Terlingua residents see property taxes triple – or more – this year

The legislature still has not come up with a compromise on property tax relief.

By Sarah AschMay 30, 2023 11:10 am,

Lawmakers have talked a lot about property tax relief for homeowners in the 88th legislative session. Gov. Greg Abbott called a special session on the same day the regular session adjourned to keep working on the issue.

When we talk about rising home value squeezing out residents, we’re usually thinking about the big cities in Texas. However, rural parts of Texas are also being hit hard by skyrocketing property values.

This includes Terlingua, a small town right outside Big Bend National Park.

Sam Karas, who has been writing about this issue for the Big Bend Sentinel, said some people had their property valuations – and therefore their property taxes – triple this year.

“I ran into one property owner whose land value had gone up 3,300%. So the extent of the problem is pretty big,” Karas said. “So basically what’s happening is that Texas law requires counties to reappraise their properties at least every three years. So these valuations are reflecting how much the market has changed since the pandemic and then the three years before that.”

During that time, Terlingua saw a huge boom in tourism. The number of hotels and Airbnbs paying taxes has doubled since the county started keeping track in 2015, according to Karas.

“Then the pandemic hit and you have park tourism go through the roof,” she said. “All these people really need somewhere to go. And there’s been a lot more interest from outside the region and outside the state in buying property as an investment.”

Karas said these rocketing home prices are a big change for Terlingua.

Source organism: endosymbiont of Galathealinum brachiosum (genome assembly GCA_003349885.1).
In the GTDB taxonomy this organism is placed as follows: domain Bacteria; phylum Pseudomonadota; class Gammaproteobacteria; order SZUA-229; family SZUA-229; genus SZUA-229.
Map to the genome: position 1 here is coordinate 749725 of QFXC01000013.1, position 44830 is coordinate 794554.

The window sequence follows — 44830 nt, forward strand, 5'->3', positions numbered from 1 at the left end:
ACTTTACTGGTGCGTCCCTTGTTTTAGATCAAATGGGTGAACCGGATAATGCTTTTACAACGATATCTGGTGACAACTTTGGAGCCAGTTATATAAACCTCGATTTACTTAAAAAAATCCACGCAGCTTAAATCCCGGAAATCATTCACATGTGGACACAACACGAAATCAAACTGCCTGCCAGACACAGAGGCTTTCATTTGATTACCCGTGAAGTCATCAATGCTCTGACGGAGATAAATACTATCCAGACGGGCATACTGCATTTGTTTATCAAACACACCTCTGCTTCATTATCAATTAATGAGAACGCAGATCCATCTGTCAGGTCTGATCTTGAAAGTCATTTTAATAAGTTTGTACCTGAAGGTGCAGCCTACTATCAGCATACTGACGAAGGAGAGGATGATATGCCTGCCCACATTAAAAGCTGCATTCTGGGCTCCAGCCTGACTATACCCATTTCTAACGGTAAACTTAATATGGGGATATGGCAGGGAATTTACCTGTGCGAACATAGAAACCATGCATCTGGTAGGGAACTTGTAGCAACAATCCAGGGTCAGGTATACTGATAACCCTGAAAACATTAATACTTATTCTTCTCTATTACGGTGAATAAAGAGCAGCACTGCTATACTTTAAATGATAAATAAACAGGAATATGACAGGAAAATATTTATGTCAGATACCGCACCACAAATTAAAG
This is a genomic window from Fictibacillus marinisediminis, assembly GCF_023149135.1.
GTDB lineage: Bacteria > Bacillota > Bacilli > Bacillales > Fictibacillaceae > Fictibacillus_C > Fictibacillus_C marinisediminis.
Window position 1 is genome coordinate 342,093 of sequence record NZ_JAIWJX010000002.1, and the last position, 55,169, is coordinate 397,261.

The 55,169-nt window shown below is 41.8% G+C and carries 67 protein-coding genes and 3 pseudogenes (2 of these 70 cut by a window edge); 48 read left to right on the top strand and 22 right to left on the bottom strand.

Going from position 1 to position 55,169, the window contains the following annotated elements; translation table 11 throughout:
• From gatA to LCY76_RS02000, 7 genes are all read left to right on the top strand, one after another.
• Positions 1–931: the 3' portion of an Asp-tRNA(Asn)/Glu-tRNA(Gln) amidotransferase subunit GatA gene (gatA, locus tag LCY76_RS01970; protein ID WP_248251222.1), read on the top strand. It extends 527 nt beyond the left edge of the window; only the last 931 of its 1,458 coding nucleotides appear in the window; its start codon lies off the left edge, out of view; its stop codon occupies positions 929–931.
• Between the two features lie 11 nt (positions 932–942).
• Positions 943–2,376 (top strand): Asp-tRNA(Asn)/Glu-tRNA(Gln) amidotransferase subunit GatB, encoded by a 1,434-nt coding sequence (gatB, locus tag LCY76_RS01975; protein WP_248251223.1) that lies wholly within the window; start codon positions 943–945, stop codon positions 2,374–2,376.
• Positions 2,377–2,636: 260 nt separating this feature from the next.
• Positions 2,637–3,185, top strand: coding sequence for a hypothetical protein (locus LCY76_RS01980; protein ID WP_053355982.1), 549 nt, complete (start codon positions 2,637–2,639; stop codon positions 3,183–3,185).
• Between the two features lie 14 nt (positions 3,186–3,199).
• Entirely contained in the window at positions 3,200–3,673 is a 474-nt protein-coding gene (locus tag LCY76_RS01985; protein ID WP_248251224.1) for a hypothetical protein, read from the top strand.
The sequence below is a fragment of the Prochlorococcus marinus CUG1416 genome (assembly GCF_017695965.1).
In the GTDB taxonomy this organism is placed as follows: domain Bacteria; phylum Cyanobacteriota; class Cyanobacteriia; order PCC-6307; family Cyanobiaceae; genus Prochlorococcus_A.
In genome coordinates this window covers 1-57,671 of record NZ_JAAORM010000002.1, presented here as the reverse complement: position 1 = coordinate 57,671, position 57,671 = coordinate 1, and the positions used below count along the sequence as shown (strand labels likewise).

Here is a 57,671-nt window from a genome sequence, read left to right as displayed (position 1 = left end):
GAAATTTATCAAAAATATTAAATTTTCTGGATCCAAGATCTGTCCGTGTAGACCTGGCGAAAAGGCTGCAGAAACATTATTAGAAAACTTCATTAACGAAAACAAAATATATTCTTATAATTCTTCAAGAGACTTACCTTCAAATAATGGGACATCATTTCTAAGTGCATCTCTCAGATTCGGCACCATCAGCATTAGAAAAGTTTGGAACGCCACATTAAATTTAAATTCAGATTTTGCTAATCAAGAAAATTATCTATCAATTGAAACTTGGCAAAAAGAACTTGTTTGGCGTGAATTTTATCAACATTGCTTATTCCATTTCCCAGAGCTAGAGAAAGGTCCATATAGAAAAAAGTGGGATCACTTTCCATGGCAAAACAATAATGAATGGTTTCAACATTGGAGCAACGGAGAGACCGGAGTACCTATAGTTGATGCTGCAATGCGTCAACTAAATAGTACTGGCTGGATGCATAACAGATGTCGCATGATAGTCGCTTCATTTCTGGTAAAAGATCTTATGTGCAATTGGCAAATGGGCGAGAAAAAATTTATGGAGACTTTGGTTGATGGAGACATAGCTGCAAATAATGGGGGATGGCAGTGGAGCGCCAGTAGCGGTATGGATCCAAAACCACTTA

“When I first started coming down here about 10 years ago, roughly, if you were my age you could pick up a piece of land on the ranch, about 20 acres, for about $5,000. That’s just not the case anymore,” she said. “Part of what makes this so complicated is that Terlingua is an extremely transient place. A lot of our workers are seasonal. You have river guides; you have people running staple tours, people working on the golf course. So a lot of people who are really important to our community aren’t full-time residents. And so they don’t get a homestead exemption. And they’re the people who are really being hit by this the most.”

Though many of the people who live in the area are older, there are children and a public school. Karas said the issue of property taxes is tied to school funding in Terlingua, just like everywhere else.

“Basically the school sets its budget every year, and then the state pledges to fill in what property taxes can’t. But that only happens if property valuations are within 5% of market value and the state determines if the county appraisal district is doing what it needs to do,” she said. “It’s worth noting that school budgets are super barebones. It doesn’t include anything like building improvements. So any cuts to that funding really affect students’ education.”

Karas also noted that although the property valuations are on the rise, the infrastructure in Terlingua remains nearly nonexistent.

“I would say that what most of the country would consider camping is what it’s like to live full time in Terlingua, where there just aren’t services. So people are running on solar. They’re running on water catchment. I like to talk about something that I call the bathroom test, which is: Most people think that it’s very romantic and idealistic to live off the grid until they have to shovel out a composting toilet,” she said. “People are totally self-sufficient in this way that you don’t have to be pretty much anywhere else in the country. And so a lot of those people are feeling really squeezed out and in a way disrespected by the rise in property taxes.”

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